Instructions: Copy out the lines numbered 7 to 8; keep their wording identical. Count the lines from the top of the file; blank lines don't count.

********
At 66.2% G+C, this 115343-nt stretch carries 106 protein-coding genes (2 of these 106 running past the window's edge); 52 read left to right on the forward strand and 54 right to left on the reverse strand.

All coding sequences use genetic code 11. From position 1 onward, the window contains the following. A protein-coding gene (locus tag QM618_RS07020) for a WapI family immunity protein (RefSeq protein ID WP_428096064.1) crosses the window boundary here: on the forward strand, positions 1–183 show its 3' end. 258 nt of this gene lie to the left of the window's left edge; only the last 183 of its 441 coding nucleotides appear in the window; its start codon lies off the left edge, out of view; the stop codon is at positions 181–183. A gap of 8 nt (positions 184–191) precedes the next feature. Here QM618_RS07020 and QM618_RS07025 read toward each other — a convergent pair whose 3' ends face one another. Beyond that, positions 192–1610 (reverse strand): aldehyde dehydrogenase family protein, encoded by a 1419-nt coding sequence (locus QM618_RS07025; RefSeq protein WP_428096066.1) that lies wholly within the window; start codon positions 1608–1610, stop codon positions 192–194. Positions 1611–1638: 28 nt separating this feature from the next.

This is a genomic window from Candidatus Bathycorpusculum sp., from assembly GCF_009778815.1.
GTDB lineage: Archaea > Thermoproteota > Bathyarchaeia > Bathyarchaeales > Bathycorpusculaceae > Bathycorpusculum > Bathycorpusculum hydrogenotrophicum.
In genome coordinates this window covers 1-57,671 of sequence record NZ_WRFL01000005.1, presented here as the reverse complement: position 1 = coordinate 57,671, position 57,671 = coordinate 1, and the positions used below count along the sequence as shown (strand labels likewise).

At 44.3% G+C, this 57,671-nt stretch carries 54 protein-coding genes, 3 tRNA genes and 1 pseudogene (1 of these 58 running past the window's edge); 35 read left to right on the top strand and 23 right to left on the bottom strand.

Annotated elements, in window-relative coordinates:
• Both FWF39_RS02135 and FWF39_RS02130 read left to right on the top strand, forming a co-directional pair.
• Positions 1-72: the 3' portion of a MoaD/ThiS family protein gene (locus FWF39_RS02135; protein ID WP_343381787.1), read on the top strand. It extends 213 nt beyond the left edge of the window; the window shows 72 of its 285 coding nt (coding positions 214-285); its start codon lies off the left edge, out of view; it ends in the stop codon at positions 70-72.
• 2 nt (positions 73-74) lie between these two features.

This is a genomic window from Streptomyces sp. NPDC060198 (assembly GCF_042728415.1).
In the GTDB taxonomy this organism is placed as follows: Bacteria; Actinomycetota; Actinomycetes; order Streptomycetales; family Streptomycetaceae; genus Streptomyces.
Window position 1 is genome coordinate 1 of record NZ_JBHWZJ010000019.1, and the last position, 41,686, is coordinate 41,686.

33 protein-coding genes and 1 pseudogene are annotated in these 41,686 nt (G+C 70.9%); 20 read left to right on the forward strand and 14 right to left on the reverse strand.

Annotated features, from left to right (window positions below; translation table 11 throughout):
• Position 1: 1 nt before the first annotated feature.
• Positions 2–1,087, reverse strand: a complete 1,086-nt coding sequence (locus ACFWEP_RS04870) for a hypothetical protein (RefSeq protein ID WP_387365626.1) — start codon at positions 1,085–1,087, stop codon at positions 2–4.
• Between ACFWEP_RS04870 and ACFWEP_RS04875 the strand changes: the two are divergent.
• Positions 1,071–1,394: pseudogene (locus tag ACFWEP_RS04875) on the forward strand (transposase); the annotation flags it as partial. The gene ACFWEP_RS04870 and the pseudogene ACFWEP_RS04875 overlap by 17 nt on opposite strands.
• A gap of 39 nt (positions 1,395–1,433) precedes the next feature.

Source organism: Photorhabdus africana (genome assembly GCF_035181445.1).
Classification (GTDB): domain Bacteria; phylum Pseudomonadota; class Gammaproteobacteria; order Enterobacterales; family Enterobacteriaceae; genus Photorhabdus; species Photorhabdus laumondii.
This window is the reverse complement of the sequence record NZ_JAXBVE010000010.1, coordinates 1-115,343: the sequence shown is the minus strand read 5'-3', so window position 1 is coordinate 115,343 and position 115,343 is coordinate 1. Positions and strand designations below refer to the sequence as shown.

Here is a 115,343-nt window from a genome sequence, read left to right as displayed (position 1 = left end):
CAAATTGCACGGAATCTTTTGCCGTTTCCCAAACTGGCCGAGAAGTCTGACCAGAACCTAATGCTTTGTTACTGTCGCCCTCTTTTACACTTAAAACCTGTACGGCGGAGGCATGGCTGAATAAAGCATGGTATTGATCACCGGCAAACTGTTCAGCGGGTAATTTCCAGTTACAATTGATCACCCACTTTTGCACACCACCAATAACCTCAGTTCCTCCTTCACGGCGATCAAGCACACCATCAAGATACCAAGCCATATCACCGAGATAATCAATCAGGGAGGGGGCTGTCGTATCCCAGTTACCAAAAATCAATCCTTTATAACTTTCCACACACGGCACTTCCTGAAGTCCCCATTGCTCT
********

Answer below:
Annotated elements, in window-relative coordinates:
• Both FWF39_RS02135 and FWF39_RS02130 read left to right on the top strand, forming a co-directional pair.